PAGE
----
First Simon & Schuster reneged on Hawley’s book contract. Now Loews Hotels has broken a contract with Josh Hawley, too, succumbing to mob politics, and the fear of coordinated mob actions.
Hawley had a February fundraising event scheduled at a Loews Hotels location in Orlando. Then a left-leaning Florida attorney, Daniel Uhlfelder, got wind of it and decided to incite an Internet mob. Uhlfelder turned to the cesspool known as Twitter. Twitter, as most of us know, breeds Internet mobs like your shower curtain breeds mold.
It didn’t take long. The management at Loews Hotels quickly caved, and declared themselves in breach of their contractual obligations to Hawley.
What to make of all this? Democratic Party politicians and attention-whoring attorneys are going to do what they’re going to do. No mystery there.
Likewise, the publishing industry is mostly inhabited by people who discovered, lo and behold, that there are only so many ways to make a living with a degree in English literature. Publishing industry insiders lean left; and that has been the case for decades.
But what about corporate executives outside of publishing—those in “real” industries?
I speak from experience and direct observation here. What corporate executives most care about, at the end of the day, is making money. They all know that in most cases, mobs and agitators can interfere with business. An occasional controversy may rejuvenate the career of an actor or a rock star. A car company or a restaurant chain, not so much.
As some of you may know, I worked at Toyota (on the corporate side) for about 15 years. During that time, I sat in on numerous meetings regarding various “corporate citizenship” programs. At the end of the day, these initiatives are all about marketing, not substance.
Let me give you a concrete example: corporate diversity sourcing initiatives.
Every company under the sun is now touting its use of minority-owned suppliers. You’re thinking: big companies making purchases from minority-owned, “mom and pop” businesses in the Bronx, or southern Louisiana. Isn’t that nice?
Guess again. What it really means is: A wealthy minority businessperson (usually a businessman) forms a shell company. He agrees to serve as the agent, or distributor, for businesses that aren’t minority-owned.
The larger company does business directly with the shell company owned by the minority businessman (who is already a millionaire, in most cases). The millionaire owner of the shell company takes a healthy cut off the top. The larger company tells consumers and shareholders about the wonders of its minority supplier outreach program!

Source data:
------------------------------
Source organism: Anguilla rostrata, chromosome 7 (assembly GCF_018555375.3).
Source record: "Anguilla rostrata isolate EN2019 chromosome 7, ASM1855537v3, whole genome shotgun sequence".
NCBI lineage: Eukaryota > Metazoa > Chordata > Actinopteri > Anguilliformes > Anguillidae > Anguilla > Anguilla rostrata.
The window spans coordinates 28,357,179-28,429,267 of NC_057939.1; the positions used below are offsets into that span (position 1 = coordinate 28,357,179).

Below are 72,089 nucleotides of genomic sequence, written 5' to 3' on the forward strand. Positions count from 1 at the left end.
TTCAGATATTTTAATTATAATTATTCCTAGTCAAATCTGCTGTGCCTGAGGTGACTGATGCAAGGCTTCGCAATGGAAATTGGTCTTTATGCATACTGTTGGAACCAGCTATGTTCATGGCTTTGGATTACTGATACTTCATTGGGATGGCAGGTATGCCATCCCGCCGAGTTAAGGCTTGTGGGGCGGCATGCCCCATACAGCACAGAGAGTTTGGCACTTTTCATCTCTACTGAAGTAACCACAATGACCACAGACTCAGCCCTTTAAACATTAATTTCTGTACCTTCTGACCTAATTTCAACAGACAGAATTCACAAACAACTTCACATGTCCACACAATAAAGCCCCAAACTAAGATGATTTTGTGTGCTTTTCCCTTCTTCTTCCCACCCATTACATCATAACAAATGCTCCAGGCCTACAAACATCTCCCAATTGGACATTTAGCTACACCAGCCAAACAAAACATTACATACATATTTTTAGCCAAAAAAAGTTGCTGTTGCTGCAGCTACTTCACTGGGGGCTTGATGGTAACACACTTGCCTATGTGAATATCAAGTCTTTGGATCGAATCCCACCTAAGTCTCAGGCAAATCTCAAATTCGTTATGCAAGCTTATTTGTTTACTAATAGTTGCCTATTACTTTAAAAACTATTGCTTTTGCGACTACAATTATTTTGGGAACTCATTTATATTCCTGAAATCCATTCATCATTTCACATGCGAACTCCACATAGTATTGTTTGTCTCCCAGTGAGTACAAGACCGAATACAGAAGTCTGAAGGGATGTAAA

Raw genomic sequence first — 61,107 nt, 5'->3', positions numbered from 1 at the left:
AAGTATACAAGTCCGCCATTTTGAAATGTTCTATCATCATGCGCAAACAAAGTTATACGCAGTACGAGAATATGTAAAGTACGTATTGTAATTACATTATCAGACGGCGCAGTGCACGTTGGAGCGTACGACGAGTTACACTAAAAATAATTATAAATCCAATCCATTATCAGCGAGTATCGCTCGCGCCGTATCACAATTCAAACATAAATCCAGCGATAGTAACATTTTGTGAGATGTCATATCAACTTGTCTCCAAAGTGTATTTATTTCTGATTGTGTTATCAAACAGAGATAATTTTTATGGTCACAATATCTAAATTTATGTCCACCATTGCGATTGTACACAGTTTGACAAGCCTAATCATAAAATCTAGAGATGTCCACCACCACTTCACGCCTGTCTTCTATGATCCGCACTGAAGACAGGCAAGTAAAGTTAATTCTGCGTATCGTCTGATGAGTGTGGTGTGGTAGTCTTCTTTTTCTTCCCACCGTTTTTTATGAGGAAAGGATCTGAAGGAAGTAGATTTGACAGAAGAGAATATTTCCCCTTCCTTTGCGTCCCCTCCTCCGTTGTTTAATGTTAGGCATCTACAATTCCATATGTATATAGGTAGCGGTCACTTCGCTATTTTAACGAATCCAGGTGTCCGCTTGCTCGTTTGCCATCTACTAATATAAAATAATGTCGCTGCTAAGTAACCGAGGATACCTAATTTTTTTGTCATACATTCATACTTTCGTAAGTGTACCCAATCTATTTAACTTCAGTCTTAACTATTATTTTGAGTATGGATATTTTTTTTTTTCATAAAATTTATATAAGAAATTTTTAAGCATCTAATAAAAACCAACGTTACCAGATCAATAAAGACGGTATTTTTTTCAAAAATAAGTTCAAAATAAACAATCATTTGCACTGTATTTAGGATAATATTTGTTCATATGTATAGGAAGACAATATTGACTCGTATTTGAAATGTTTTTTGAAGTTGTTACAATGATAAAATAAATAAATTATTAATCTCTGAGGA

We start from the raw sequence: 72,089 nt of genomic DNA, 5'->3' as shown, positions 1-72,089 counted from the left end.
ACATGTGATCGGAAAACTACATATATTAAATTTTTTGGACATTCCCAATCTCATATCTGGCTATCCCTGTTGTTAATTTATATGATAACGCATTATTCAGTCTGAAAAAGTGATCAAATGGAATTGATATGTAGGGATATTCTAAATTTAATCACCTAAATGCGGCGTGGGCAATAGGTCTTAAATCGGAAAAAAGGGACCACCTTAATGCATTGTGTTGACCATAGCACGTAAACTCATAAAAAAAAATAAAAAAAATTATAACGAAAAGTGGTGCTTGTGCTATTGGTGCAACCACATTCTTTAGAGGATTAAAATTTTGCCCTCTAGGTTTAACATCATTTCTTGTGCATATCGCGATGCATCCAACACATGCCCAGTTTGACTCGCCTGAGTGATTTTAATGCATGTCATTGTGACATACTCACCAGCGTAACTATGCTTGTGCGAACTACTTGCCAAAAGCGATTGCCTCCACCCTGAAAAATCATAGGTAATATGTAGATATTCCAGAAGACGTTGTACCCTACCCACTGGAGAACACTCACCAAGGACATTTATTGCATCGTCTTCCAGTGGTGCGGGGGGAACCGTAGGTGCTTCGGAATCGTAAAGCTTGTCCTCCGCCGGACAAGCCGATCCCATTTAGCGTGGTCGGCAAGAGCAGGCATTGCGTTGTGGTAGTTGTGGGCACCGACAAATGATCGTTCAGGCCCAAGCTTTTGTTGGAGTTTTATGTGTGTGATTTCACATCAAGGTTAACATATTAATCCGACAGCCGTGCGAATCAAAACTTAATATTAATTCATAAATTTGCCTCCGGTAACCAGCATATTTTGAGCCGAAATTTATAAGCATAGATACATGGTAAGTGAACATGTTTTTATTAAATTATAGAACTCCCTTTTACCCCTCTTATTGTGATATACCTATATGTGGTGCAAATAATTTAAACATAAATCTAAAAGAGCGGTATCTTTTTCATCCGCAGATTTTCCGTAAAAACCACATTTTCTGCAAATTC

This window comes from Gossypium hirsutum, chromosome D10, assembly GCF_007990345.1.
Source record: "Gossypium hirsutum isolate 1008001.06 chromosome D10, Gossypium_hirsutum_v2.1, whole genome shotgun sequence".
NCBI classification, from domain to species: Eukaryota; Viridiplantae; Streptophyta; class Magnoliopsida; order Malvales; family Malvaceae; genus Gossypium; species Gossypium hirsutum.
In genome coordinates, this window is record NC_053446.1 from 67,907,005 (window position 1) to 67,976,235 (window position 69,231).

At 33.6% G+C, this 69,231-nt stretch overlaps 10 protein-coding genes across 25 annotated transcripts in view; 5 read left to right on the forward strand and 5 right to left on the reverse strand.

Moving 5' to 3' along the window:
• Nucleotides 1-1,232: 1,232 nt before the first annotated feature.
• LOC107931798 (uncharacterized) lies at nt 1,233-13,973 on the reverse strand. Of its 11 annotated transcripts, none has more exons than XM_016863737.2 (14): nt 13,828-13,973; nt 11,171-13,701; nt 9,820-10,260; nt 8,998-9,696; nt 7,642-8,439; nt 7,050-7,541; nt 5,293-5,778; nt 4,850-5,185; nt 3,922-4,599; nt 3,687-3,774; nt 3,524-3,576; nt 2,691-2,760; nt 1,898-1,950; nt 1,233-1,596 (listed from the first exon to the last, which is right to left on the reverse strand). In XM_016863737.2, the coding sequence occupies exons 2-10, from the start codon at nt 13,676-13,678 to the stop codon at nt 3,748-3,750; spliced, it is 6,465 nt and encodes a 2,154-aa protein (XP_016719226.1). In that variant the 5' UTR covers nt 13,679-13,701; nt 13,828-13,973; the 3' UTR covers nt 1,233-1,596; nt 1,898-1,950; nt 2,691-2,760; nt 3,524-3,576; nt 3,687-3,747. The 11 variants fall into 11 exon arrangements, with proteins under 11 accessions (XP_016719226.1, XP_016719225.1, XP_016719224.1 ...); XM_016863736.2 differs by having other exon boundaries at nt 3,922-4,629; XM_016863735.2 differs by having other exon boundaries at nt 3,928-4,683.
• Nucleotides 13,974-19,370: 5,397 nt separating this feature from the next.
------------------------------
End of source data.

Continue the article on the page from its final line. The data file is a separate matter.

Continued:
It’s all a big PR game, essentially. Ditto for corporate responses to leftwing mob actions, like the ones that are tripping up Josh Hawley of late.
Toyota, while I was there, was no den of leftwing communists and anarchists. On the contrary, it was a conservative Japanese company, with American managers from the Midwest, who also leaned conservative.
Toyota, though, had several run-ins with the leftwing mob. In 2001, Jesse Jackson shook Toyota down over a RAV4 ad. Toyota had intended the ad to be “hip”, and appealing to younger, more diverse consumers. Jackson spun the ad as “racist”. This made no sense, as Toyota’s explicit aim was to appeal to minority consumers—not insult them.
Jackson threatened a boycott, and Toyota paid homage (and wrote some large checks) to Jesse Jackson’s shakedown racket, aka the Rainbow PUSH Coalition. The problem went away. It was basically like paying off the mafia.
And Loews Hotels is paying off the mafia, too—the mafia of Daniel Uhlfelder, and whatever mob he is capable of stirring up online. For all we know, the management of Loews Hotels may be conservative by inclination, as well. But they don’t want to remain the object of Daniel Uhlfelder’s venal, self-serving smear campaign.
I understand how corporate executives can be tempted to give in to such pressure. Toyota’s run-in with the money-grubbing Jesse Jackson made the company hyper-cautious for years about anything involving race. For companies that sell to the retail market, the potential downsides of being targeted by the mob are simply too great.
But yielding to the whims of mobs, time and again, has a cumulative cost. This doesn’t just mean Toyota writing checks to Jesse Jackson, or Loews Hotels canceling a contract with Josh Hawley that would have benefited both parties. When leftwing mobs are given carte blanche (as happened over the summer, with the Black Lives Matter riots), rightwing mobs will eventually decide to employ the same tactics. That’s what we discovered on January 6th.
It’s a bad way for a free society to function—or rather, not function.
This will likely be a trend for the foreseeable future, though, especially with the Democrats in control of our government. Conservative speakers and Republican events will be “canceled” at the instigation of howling mobs and unscrupulous agitators like Daniel Uhlfelder. There will be backlashes and counter-backlashes.
Like I said, it’s a bad way for a free society to function.
**At AMAZON: Save on men’s winter gloves